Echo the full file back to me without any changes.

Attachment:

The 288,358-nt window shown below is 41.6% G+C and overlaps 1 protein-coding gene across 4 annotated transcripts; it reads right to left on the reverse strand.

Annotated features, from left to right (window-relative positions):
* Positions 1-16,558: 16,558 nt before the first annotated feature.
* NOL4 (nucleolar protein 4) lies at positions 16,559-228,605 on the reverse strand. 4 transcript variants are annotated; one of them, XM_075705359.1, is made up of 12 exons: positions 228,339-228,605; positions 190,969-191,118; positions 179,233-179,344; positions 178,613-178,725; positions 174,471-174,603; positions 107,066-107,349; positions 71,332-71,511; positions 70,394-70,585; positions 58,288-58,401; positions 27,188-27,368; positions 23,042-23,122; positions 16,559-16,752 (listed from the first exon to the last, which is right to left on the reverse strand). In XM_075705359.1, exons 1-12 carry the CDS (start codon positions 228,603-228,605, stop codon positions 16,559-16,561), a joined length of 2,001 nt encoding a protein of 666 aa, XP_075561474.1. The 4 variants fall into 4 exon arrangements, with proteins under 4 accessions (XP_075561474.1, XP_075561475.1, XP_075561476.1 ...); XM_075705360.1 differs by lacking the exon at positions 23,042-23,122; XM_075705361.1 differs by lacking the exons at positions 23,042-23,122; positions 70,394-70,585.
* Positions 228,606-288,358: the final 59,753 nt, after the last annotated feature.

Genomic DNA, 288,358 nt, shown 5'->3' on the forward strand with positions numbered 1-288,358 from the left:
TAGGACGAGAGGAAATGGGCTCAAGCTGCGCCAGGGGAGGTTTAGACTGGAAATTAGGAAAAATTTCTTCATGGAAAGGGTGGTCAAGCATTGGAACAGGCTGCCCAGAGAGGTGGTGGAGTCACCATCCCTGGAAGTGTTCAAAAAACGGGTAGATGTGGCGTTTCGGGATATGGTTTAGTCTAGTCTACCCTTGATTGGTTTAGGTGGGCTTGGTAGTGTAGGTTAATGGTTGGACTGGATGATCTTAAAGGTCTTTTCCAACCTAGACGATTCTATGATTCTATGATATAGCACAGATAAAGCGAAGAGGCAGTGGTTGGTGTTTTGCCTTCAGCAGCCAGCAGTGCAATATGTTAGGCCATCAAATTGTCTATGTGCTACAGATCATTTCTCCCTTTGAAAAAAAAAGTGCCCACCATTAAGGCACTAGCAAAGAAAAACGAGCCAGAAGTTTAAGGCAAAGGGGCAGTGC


The 288,358-nt window shown below is 41.6% G+C and overlaps 1 protein-coding gene across 4 annotated transcripts; it reads right to left on the reverse strand.

Annotated features, from left to right (window-relative positions):
* Positions 1-16,558: 16,558 nt before the first annotated feature.
* NOL4 (nucleolar protein 4) lies at positions 16,559-228,605 on the reverse strand. 4 transcript variants are annotated; one of them, XM_075705359.1, is made up of 12 exons: positions 228,339-228,605; positions 190,969-191,118; positions 179,233-179,344; positions 178,613-178,725; positions 174,471-174,603; positions 107,066-107,349; positions 71,332-71,511; positions 70,394-70,585; positions 58,288-58,401; positions 27,188-27,368; positions 23,042-23,122; positions 16,559-16,752 (listed from the first exon to the last, which is right to left on the reverse strand). In XM_075705359.1, exons 1-12 carry the CDS (start codon positions 228,603-228,605, stop codon positions 16,559-16,561), a joined length of 2,001 nt encoding a protein of 666 aa, XP_075561474.1. The 4 variants fall into 4 exon arrangements, with proteins under 4 accessions (XP_075561474.1, XP_075561475.1, XP_075561476.1 ...); XM_075705360.1 differs by lacking the exon at positions 23,042-23,122; XM_075705361.1 differs by lacking the exons at positions 23,042-23,122; positions 70,394-70,585.
* Positions 228,606-288,358: the final 59,753 nt, after the last annotated feature.

Genomic DNA, 288,358 nt, shown 5'->3' on the forward strand with positions numbered 1-288,358 from the left:
TAGGACGAGAGGAAATGGGCTCAAGCTGCGCCAGGGGAGGTTTAGACTGGAAATTAGGAAAAATTTCTTCATGGAAAGGGTGGTCAAGCATTGGAACAGGCTGCCCAGAGAGGTGGTGGAGTCACCATCCCTGGAAGTGTTCAAAAAACGGGTAGATGTGGCGTTTCGGGATATGGTTTAGTCTAGTCTACCCTTGATTGGTTTAGGTGGGCTTGGTAGTGTAGGTTAATGGTTGGACTGGATGATCTTAAAGGTCTTTTCCAACCTAGACGATTCTATGATTCTATGATATAGCACAGATAAAGCGAAGAGGCAGTGGTTGGTGTTTTGCCTTCAGCAGCCAGCAGTGCAATATGTTAGGCCATCAAATTGTCTATGTGCTACAGATCATTTCTCCCTTTGAAAAAAAAAGTGCCCACCATTAAGGCACTAGCAAAGAAAAACGAGCCAGAAGTTTAAGGCAAAGGGGCAGTGC